Trip hop masters Massive Attack are on a mission to truly reduce carbon emissions, proposing an “urgent and significant reassembly” of the music industry so as to combat climate change.
The band have partnered with the Tyndall Centre for Climate Change, outlining several areas in which the music industry could and should reduce its carbon footprint as a whole.
Together with Tyndall, the band suggests other acts immediately eliminate private jet use; make a switch to electric transportation of music gear for concerts, and, by 2025, phase out the use of diesel generators at outdoor festivals.
While tackling their own emissions, the band suggests venues should switch to “energy tariffs that directly support renewable energy projects” in order to “support the overall de-carbonisation of the electricity grid.”
Insisting the devil is in the details, Massive’s Robert ‘3D’ del Naja says, “Super low carbon needs to be baked into every decision including routing, venues, transport modes, set, audio and visual design, staffing and promotion”.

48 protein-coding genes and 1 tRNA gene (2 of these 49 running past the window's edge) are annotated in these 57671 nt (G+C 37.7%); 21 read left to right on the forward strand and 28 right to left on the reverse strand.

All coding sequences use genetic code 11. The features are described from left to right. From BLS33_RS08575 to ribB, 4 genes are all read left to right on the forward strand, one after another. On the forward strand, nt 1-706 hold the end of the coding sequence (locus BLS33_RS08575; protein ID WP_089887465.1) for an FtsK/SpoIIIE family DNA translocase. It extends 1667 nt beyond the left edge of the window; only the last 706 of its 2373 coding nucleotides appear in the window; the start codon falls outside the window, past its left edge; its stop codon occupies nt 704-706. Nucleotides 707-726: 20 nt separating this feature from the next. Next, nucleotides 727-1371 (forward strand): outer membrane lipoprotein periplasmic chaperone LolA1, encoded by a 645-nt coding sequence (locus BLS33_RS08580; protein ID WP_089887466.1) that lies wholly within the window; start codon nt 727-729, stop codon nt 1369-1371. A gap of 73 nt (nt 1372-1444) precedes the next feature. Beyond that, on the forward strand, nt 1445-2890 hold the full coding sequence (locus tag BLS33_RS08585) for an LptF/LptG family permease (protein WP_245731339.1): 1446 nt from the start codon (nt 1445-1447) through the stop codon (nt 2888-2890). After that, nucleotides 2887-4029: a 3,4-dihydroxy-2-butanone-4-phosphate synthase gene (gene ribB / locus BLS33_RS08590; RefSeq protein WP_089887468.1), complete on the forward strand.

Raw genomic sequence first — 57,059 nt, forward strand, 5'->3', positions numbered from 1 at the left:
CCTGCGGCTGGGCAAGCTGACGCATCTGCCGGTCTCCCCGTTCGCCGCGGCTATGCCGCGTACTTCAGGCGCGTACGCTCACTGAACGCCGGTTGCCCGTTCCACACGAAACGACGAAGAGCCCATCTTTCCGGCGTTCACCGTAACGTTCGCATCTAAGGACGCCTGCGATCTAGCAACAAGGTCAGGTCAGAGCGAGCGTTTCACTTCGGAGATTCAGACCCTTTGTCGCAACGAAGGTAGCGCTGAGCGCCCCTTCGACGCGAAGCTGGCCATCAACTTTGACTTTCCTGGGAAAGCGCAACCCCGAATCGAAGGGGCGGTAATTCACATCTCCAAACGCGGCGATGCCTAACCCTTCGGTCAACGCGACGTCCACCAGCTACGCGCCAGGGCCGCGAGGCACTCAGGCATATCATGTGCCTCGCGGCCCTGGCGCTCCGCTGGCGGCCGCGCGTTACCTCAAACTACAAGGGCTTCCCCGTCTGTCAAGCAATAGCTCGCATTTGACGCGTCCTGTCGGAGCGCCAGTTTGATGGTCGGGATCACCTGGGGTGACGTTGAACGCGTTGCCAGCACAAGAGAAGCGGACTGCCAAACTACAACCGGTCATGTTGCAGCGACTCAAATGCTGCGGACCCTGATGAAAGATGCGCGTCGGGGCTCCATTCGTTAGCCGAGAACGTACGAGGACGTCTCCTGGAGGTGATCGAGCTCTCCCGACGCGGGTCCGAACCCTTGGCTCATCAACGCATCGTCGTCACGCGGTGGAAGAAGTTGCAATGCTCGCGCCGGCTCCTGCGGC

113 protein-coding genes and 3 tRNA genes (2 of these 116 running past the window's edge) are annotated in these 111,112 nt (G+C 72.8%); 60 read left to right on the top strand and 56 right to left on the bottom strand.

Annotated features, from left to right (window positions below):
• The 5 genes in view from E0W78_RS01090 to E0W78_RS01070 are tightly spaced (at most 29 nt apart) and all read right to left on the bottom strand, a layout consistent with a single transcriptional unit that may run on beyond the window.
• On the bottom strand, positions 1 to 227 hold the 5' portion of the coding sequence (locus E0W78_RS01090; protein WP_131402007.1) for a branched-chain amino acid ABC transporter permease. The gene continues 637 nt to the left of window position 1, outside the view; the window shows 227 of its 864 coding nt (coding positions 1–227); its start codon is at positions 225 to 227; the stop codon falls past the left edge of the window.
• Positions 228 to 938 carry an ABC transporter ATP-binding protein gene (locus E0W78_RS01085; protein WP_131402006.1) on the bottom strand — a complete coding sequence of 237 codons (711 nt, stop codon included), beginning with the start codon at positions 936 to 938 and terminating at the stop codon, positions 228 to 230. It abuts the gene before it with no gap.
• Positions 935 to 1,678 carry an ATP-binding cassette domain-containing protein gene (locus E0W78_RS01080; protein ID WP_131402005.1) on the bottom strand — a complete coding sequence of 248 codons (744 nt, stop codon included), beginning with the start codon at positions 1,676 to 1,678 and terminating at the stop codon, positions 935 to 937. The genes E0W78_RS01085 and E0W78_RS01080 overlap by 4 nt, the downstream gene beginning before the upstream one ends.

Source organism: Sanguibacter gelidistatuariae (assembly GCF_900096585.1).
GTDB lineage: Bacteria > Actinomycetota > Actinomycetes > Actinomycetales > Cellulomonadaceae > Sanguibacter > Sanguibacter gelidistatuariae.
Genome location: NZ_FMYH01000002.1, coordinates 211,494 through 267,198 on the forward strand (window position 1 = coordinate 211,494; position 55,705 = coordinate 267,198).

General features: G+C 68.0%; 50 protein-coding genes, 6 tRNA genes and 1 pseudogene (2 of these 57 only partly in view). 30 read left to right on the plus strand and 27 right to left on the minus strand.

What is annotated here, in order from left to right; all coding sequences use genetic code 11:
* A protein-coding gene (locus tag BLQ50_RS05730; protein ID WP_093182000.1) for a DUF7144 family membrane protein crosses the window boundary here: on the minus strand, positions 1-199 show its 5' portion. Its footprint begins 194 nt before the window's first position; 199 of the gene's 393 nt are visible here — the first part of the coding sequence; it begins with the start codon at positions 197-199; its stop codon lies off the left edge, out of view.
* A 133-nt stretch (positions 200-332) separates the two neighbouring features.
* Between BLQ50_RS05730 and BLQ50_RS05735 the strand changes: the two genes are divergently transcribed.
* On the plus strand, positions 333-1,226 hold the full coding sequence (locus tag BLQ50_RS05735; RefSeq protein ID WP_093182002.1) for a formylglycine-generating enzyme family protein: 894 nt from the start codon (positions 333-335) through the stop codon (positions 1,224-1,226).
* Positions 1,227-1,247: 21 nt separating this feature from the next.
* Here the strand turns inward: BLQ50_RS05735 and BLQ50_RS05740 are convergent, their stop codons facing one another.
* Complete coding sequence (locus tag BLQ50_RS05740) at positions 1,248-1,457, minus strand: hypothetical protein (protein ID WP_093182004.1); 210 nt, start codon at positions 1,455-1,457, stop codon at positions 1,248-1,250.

To meet the goals of the Paris Climate Agreement, the live music sector needs to aim for zero emissions from buildings and surface travel by 2035, and to limit aviation emissions at 80 percent of 2019 levels.
It all looks like a huge to-do list, but all is laid out clearly in the document Super-Low Carbon Live Music: A Roadmap for the UK Live Music Sector to Play Its Part in Tackling the Climate Crisis.
In response to the report, Massive Attack have already executed six emissions-reduction modules in the planning of their 2022 tour. They are also working with green-industrialist firm Ecotricity to train event staff in the generation and sustainable running of live music operations.
Already the band have paid to have trees planted en masse, prohibited the use of single-use plastics on the road, have performed at Extinction Rebellion events, and travelled by train (as opposed to plane) wherever possible.
As if all that wasn’t enough, they’re even encouraging venues to stock and prepare vegan food options, away from the usual Dagwood Dogs and sloppy hamburger fare.
Said del Naja, “What matters now is implementation. The major promotors simply must do more; it can’t be left to artists to continually make these public appeals.”
If it weren’t for he and his band making these radical changes, del Naja says Massive Attack would have stopped touring altogether.